A decade-long streak of enrollment growth continues for Salina Area Technical College this fall, with the college again posting new records.
According to data collected for the Kansas Board of Regents on the 20th day of fall classes, Salina Tech has 857 students, up five from the 852 in the fall of 2021.
On a full-time equivalent (FTE) basis, enrollment grew from 462 to 465 last fall. FTEs are calculated by dividing the total number of credit hours students are enrolled in and dividing by 15.
In both headcount and FTEs, growth was roughly 0.6 percent, significantly lower than the double-digit growth Salina Tech had seen in most recent years.
Over the past five years, Salina Tech’s headcount has grown by 39.3 percent, and FTE’s have grown by 36 percent – once again making Salina Tech the fastest-growing college in Kansas. Looking back 10 years, the number of students enrolled at Salina Tech has nearly doubled, from 431 to 857.
Salina Tech President Greg Nichols said he was pleased with the numbers, but added that enrollment counts are just one measure.
“For the past several years, we’ve been the fastest growing college in Kansas,” Nichols said. “And that’s definitely something to be proud of. But we’re also proud of the fact that we’re consistently at or near the top statewide in graduation rates, job placement and overall student success.”
Earlier this month, the Chronicle of Higher Education ranked Salina Tech 15th out of 815 two-year colleges across the United States for its graduation rate.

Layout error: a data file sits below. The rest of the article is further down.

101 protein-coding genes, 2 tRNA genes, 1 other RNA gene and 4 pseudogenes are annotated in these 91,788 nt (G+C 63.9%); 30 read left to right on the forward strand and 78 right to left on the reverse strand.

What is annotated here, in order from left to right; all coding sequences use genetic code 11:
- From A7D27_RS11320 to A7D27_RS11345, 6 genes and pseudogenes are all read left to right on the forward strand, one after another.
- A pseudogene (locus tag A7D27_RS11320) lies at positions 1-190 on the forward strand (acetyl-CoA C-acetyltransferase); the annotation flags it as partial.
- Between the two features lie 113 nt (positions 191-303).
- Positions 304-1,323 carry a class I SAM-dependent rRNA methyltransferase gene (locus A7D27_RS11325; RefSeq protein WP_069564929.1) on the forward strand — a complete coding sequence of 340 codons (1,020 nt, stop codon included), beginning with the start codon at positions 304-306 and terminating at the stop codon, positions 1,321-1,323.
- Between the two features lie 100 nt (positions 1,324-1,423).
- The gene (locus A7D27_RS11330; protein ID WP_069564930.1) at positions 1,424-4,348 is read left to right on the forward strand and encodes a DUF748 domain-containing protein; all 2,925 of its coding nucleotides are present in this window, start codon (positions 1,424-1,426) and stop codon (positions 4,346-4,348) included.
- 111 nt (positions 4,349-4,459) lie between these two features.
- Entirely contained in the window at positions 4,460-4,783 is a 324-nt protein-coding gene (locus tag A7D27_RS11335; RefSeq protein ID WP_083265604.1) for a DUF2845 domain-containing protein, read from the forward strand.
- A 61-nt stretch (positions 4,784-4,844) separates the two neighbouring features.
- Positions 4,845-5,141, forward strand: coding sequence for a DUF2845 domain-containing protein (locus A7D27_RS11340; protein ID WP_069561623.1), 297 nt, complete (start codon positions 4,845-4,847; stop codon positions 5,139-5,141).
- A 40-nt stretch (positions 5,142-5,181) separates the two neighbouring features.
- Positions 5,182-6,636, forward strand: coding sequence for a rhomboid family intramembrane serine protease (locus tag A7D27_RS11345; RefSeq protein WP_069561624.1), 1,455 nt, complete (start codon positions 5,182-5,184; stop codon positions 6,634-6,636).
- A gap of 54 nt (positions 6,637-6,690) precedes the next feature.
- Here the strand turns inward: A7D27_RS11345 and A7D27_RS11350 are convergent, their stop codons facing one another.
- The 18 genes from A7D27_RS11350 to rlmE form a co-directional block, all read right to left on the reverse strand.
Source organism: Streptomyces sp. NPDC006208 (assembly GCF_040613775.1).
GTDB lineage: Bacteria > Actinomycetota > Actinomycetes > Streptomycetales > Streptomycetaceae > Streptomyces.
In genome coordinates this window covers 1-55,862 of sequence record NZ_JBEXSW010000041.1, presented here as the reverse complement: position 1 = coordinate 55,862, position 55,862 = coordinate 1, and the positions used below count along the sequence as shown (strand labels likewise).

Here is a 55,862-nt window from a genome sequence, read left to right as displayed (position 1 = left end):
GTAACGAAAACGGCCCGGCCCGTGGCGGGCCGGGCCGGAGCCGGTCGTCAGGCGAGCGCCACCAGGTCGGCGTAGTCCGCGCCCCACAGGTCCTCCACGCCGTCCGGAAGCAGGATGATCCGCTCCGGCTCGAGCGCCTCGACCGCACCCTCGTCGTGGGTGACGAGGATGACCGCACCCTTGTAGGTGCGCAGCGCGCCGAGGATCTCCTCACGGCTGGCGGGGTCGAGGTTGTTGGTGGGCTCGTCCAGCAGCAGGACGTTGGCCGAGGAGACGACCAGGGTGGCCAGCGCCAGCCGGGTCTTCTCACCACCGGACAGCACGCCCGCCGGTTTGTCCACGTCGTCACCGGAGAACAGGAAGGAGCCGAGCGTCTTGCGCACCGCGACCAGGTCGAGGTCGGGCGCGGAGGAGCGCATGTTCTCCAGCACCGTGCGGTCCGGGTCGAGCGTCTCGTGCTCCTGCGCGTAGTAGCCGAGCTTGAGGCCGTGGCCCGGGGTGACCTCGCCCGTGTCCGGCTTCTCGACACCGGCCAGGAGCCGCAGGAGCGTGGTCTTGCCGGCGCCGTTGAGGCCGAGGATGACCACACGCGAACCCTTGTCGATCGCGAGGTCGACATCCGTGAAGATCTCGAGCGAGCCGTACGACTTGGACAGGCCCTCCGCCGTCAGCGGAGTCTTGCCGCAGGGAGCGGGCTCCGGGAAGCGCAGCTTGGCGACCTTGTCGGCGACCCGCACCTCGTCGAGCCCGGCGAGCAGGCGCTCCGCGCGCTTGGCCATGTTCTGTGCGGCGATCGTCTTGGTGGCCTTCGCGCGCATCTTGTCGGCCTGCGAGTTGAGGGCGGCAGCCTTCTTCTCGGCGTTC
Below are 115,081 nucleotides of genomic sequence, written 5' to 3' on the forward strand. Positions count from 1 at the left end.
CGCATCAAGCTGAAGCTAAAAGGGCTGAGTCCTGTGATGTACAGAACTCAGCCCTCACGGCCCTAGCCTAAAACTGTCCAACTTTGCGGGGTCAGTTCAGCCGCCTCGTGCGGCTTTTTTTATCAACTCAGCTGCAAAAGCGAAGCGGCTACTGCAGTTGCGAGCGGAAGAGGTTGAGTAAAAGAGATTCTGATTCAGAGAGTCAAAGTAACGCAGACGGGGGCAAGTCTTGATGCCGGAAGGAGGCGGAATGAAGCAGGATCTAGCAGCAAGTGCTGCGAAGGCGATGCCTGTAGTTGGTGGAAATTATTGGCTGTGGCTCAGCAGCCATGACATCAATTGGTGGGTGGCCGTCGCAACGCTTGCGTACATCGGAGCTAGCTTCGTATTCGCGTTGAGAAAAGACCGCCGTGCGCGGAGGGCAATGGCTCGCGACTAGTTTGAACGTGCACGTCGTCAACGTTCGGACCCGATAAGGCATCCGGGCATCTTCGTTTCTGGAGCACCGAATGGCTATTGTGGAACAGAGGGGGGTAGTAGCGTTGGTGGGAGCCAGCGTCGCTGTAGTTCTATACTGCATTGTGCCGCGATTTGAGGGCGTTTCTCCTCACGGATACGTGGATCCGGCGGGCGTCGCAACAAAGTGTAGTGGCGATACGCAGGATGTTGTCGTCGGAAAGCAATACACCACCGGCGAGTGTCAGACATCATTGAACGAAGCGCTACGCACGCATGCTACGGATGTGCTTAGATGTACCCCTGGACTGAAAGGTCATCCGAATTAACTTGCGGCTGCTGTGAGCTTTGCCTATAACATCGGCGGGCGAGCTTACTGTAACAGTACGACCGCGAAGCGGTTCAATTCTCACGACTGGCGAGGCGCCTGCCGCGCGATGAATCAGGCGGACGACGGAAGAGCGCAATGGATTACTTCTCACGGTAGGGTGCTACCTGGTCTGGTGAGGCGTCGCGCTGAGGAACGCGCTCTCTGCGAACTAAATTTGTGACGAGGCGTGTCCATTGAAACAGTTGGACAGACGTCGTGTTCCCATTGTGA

In many cases, Nichols said, Salina Tech is experiencing constraints on further growth, including classroom and lab space, and finding qualified faculty.
He noted that the current Associate Degree Nursing class is the largest in the college’s history, and that Salina Tech has newly-hired faculty teaching Welding and Automotive Technology to high school students in Lincoln, Kansas, in a partnership with Lincoln High School and funded by a grant from the Dane G. Hansen Foundation.
Additionally, a classroom and some staff office space is being re-purposed for the new Dental Hygiene program launched this fall.
“We are trying to make the best use we can of the space we have, but we are at or near capacity in many programs,” Nichols said. “Our future growth could depend on facilities and finding qualified faculty to teach.”
Across Kansas, the state universities experienced an average decline of 1.5 percent. The state’s community colleges averaged a 1 percent decline, while the six technical colleges averaged a 6 percent increase in enrollment.
“What these numbers show, and have shown for the past several years, is that more people are coming to understand what a great investment technical education can be,” Nichols said.